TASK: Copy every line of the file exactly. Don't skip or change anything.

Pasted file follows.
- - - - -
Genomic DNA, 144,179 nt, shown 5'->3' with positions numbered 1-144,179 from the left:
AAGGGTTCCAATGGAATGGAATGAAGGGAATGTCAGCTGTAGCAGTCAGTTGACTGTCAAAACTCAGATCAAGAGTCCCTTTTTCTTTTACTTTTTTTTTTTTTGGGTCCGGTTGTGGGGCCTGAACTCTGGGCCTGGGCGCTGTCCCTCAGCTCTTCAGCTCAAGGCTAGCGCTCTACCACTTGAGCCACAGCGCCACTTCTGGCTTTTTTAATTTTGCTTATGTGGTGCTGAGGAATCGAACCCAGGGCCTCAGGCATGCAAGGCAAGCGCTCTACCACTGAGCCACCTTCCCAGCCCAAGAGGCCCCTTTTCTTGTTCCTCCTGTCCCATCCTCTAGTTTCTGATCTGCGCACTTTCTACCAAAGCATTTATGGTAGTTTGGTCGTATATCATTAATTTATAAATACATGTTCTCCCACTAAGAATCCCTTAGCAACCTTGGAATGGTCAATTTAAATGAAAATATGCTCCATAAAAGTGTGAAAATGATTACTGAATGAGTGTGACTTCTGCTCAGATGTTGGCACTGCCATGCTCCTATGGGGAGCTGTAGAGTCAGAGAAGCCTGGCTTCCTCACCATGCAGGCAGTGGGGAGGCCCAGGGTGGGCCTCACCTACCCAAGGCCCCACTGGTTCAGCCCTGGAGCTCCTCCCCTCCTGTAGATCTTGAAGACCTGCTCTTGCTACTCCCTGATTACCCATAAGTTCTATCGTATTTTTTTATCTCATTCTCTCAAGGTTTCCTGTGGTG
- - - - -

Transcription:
Genomic DNA, 144,179 nt, shown 5'->3' with positions numbered 1-144,179 from the left:
AAGGGTTCCAATGGAATGGAATGAAGGGAATGTCAGCTGTAGCAGTCAGTTGACTGTCAAAACTCAGATCAAGAGTCCCTTTTTCTTTTACTTTTTTTTTTTTTGGGTCCGGTTGTGGGGCCTGAACTCTGGGCCTGGGCGCTGTCCCTCAGCTCTTCAGCTCAAGGCTAGCGCTCTACCACTTGAGCCACAGCGCCACTTCTGGCTTTTTTAATTTTGCTTATGTGGTGCTGAGGAATCGAACCCAGGGCCTCAGGCATGCAAGGCAAGCGCTCTACCACTGAGCCACCTTCCCAGCCCAAGAGGCCCCTTTTCTTGTTCCTCCTGTCCCATCCTCTAGTTTCTGATCTGCGCACTTTCTACCAAAGCATTTATGGTAGTTTGGTCGTATATCATTAATTTATAAATACATGTTCTCCCACTAAGAATCCCTTAGCAACCTTGGAATGGTCAATTTAAATGAAAATATGCTCCATAAAAGTGTGAAAATGATTACTGAATGAGTGTGACTTCTGCTCAGATGTTGGCACTGCCATGCTCCTATGGGGAGCTGTAGAGTCAGAGAAGCCTGGCTTCCTCACCATGCAGGCAGTGGGGAGGCCCAGGGTGGGCCTCACCTACCCAAGGCCCCACTGGTTCAGCCCTGGAGCTCCTCCCCTCCTGTAGATCTTGAAGACCTGCTCTTGCTACTCCCTGATTACCCATAAGTTCTATCGTATTTTTTTATCTCATTCTCTCAAGGTTTCCTGTGGTG